Key and Vulnerable Populations: Key populations and others who whose situations make them especially vulnerable, or who experience inequality, prejudice, marginalization and limits on their social, economic, cultural and other rights. In Tanzania, “vulnerable populations” is often used to refer to adolescent girls, orphans, street children, and mining and fishing communities.

Lesbian: The sexual orientation of a woman whose primary sexual and romantic attraction is toward other women.

LGBT: Lesbian, gay, bisexual, and transgender; an inclusive term for groups and identities sometimes also grouped as “sexual and gender minorities.”

LGBTI/LGBTQ/LGBTIQ: Umbrella terms used to refer inclusively to those who are lesbian, gay, bisexual, and transgender along with those who are queer and/or intersex.

Men Who Have Sex with Men: Men who engage in sexual behavior with other men, but who may or may not identify as “gay,” “homosexual” or “bisexual.” Sometimes abbreviated to “MSM.”

Non-Binary: Gender identity of people who identify as neither female nor male.

Queer: An inclusive umbrella term covering multiple identities, sometimes used interchangeably with “LGBTQ.” Also used to describe divergence from heterosexual and cisgender norms without specifying new identity categories.

Sexual and Gender Minorities: An inclusive term for people with non-conforming sexualities and gender identities.

Sexual Orientation: The way in which a person’s sexual and romantic desires are directed. The term describes whether a person is attracted primarily to people of the same or different sex, both, or none.

Transgender: Adjective to describe people whose assigned sex (the sex they were declared to have upon birth) does not conform to their lived and/or perceived gender (the gender that they are most comfortable with expressing or would express, if given a choice). A transgender person usually adopts or would prefer to adopt a gender expression in consonance with the gender with which they identify, but they may or may not desire to alter their bodily characteristics in order to conform to their gender.

Transgender Men: Persons designated female at birth but who identify and may present themselves as men. Transgender men are generally referred to with male pronouns.

Transgender Women: Persons designated male at birth but who identify and may present themselves as women. Transgender women are generally referred to with female pronouns.

Transphobia: Fear of, contempt of or discrimination against transgender and transsexual persons, usually based on negative stereotypes of transgender identity.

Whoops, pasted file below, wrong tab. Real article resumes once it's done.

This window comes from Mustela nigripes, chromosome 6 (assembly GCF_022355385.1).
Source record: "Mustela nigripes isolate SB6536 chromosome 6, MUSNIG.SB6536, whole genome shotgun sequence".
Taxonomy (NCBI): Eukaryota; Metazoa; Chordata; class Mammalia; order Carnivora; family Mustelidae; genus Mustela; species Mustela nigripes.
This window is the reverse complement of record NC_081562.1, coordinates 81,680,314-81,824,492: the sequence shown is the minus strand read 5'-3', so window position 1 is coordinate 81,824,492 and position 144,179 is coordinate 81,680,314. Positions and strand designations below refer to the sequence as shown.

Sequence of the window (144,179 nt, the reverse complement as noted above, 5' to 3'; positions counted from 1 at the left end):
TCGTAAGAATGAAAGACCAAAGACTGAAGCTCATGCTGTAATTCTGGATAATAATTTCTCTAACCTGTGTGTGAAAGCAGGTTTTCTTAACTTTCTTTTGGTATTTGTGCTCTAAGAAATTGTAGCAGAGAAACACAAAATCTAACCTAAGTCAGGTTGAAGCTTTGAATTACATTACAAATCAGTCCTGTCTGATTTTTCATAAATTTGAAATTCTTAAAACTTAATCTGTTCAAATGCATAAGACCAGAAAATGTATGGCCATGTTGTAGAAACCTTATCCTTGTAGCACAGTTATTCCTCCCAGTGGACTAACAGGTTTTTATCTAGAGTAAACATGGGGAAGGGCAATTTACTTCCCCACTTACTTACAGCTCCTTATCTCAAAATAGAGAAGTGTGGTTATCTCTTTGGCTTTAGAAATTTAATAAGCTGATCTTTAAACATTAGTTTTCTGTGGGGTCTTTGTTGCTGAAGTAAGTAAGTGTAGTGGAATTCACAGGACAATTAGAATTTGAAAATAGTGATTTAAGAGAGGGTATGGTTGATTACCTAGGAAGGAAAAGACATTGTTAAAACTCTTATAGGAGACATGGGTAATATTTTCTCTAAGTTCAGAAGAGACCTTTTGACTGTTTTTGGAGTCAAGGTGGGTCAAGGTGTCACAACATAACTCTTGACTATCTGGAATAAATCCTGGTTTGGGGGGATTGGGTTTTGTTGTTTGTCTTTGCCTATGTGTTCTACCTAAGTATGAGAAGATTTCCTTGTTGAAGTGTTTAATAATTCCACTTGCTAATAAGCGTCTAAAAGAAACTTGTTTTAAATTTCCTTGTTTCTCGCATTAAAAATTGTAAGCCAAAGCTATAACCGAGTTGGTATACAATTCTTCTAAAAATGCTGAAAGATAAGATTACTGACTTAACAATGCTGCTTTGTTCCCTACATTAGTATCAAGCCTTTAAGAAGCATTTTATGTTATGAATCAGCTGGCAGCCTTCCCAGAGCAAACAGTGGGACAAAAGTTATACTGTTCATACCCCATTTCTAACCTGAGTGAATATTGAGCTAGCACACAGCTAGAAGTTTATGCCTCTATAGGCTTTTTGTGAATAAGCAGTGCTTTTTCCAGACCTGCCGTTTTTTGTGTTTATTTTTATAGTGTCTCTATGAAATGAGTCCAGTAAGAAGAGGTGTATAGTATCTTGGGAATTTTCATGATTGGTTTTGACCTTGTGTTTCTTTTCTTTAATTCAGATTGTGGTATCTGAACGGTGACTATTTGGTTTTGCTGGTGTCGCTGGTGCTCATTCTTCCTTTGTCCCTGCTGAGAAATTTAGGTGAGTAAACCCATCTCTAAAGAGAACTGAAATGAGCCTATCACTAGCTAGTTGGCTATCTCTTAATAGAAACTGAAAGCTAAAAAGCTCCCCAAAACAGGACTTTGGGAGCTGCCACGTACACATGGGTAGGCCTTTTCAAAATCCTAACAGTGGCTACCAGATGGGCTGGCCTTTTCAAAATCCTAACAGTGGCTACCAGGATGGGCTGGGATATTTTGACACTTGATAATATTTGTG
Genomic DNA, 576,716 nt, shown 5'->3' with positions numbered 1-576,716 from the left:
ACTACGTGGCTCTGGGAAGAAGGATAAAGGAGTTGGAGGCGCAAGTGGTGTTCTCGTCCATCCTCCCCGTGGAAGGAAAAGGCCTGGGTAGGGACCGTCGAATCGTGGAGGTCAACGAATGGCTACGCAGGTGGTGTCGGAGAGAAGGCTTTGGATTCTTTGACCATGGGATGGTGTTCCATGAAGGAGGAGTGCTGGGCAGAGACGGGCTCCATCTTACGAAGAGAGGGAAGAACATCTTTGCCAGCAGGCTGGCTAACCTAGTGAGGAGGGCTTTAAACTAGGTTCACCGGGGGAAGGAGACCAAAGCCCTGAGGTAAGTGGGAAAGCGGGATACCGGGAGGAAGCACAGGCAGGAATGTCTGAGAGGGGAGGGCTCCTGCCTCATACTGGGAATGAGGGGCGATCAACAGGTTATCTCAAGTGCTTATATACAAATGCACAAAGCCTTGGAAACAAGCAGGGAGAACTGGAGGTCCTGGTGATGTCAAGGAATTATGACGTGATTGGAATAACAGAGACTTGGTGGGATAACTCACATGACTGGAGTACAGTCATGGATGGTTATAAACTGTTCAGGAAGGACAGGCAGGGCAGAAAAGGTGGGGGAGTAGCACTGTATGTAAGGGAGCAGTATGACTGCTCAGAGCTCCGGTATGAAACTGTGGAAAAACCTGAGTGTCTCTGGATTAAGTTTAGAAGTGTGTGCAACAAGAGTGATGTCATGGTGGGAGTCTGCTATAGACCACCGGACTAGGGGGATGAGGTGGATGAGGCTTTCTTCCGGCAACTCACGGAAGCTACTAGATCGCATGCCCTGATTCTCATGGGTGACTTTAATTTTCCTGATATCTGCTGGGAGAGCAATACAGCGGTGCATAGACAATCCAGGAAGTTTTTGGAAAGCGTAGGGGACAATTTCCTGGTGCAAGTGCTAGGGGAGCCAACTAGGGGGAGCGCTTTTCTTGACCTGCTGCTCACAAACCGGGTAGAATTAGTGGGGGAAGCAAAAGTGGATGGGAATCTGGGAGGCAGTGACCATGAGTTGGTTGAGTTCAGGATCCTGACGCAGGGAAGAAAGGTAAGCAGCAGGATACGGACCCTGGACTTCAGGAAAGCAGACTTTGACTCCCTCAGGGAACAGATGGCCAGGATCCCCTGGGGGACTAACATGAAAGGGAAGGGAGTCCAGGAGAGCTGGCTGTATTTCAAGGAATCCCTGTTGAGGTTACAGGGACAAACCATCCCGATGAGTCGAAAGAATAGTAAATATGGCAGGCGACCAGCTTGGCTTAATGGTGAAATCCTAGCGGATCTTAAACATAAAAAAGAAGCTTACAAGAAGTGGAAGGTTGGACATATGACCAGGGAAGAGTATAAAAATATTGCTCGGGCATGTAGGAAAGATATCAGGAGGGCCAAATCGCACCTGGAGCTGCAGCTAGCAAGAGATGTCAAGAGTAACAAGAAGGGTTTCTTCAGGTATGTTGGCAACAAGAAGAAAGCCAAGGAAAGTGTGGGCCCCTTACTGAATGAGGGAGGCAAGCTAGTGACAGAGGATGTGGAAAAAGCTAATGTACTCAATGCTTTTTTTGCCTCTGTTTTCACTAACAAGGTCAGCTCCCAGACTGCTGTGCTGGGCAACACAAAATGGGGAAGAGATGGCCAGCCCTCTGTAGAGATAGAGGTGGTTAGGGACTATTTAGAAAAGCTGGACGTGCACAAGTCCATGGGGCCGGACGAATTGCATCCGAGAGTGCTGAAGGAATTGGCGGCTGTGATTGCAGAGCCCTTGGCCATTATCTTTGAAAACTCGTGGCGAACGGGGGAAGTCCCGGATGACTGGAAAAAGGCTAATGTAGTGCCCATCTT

[1] Tanzania Key Populations and Sexual Minorities Working Group, “United Republic of Tanzania, Joint Stakeholder Submission to the United Nations, Universal Periodic Review, For 25th session April–May 2016,” 2016, https://www.upr-info.org/sites/default/files/document/tanzania_united_re... (accessed December 17, 2019).

[2] United Nations Human Rights Council, Working Group on Universal Periodic Review, “Draft report of the Working Group on the Universal Periodic Review, United Republic of Tanzania,” https://www.upr-info.org/sites/default/files/document/tanzania_united_re... (accessed December 17, 2019). Recommendations came from Sweden, Uruguay, Chile, Canada, France, and Norway.

[3] Ibid.

[4] “Tanzanian TV Station in Trouble for Hosting Gay Man,” Kuchu Times, July 6, 2016, https://www.kuchutimes.com/2016/07/tanzanian-tv-station-in-trouble-for-h... (accessed December 17, 2019).

[5] Ibid.

[6] Ayo TV, “Three Things That Have Been Banned by RC Paul Makonda,” July 7, 2016, video clip, YouTube, https://www.youtube.com/watch?v=_1eKbNrkwrk&app=desktop (accessed December 16, 2019), 5:48-6:53.

[7] “Clouds TV Ordered to Run Apologies on Gay Interview,” IBN TV, July 9, 2016, http://www.ibn-tv.com/sw/2016/07/clouds-tv-ordered-to-run-apologies-on-g... (accessed December 17, 2019).

[8] The original speech was posted at https://www.youtube.com/watch?v=TSPZfW1AG-U, and was transcribed by Human Rights Watch, but is no longer available as of this writing. See also “Waziri Ummy Mwalimu apiga marufuku hospitali na vituo vya afya vya serikali kutoa vilainishi vya kusaidia kufanya mapenzi ya jinsia moja,” post to “Karagwe Forum” (blog), July 16, 2016, http://juhudkaragwe.blogspot.com/2016/07/waziri-ummy-mwalimu-apiga-maruf....

[9] “Tamko La Wizara Kuhusu Matumizi Na Usambazaji Wa Vilainishi Kwa Ajili Ya Udhibiti Wa Maambukizi Ya Ukimwi,” post to “Harakati Za Jiji” (blog), July 19, 2016, https://harakatizajiji.blogspot.com/2016/07/tamko-la-wizara-kuhusu-matum... (accessed December 18, 2019).

[10] Hamisi Kigwangalla, Twitter posts, July 23, 2016, https://twitter.com/HKigwangalla/status/756724742653087744 and https://twitter.com/HKigwangalla/status/756723329063608321 (accessed December 18, 2019).

[11] “Serikali kuzifutia usajili asasi zisizokuwa za kiserikali zinazounga mkono ushoga nchini,” ITV, July 29, 2016, originally posted at https://www.itv.co.tz/news/local/1993-33856/Serikali_kuzifutia_usajili_n... (no longer visible) and cited on the Facebook page of Human Life International, https://www.facebook.com/HumanLifeInternational/posts/10155216627528569 (accessed December 17, 2019); reprinted by Donatila, post to “Jamii Forums” (blog), July 30, 2019, https://www.jamiiforums.com/threads/serikali-kuzifutia-usajili-asasi-zis... (accessed December 17, 2019). See also Sophie Tremblay, “‘Seeds of Hate’ Sown as Tanzania Starts LGBT Crackdown,”Guardian, August 8, 2016, https://www.theguardian.com/world/2016/aug/08/seeds-of-hate-sown-as-tanz... (accessed December 17, 2019).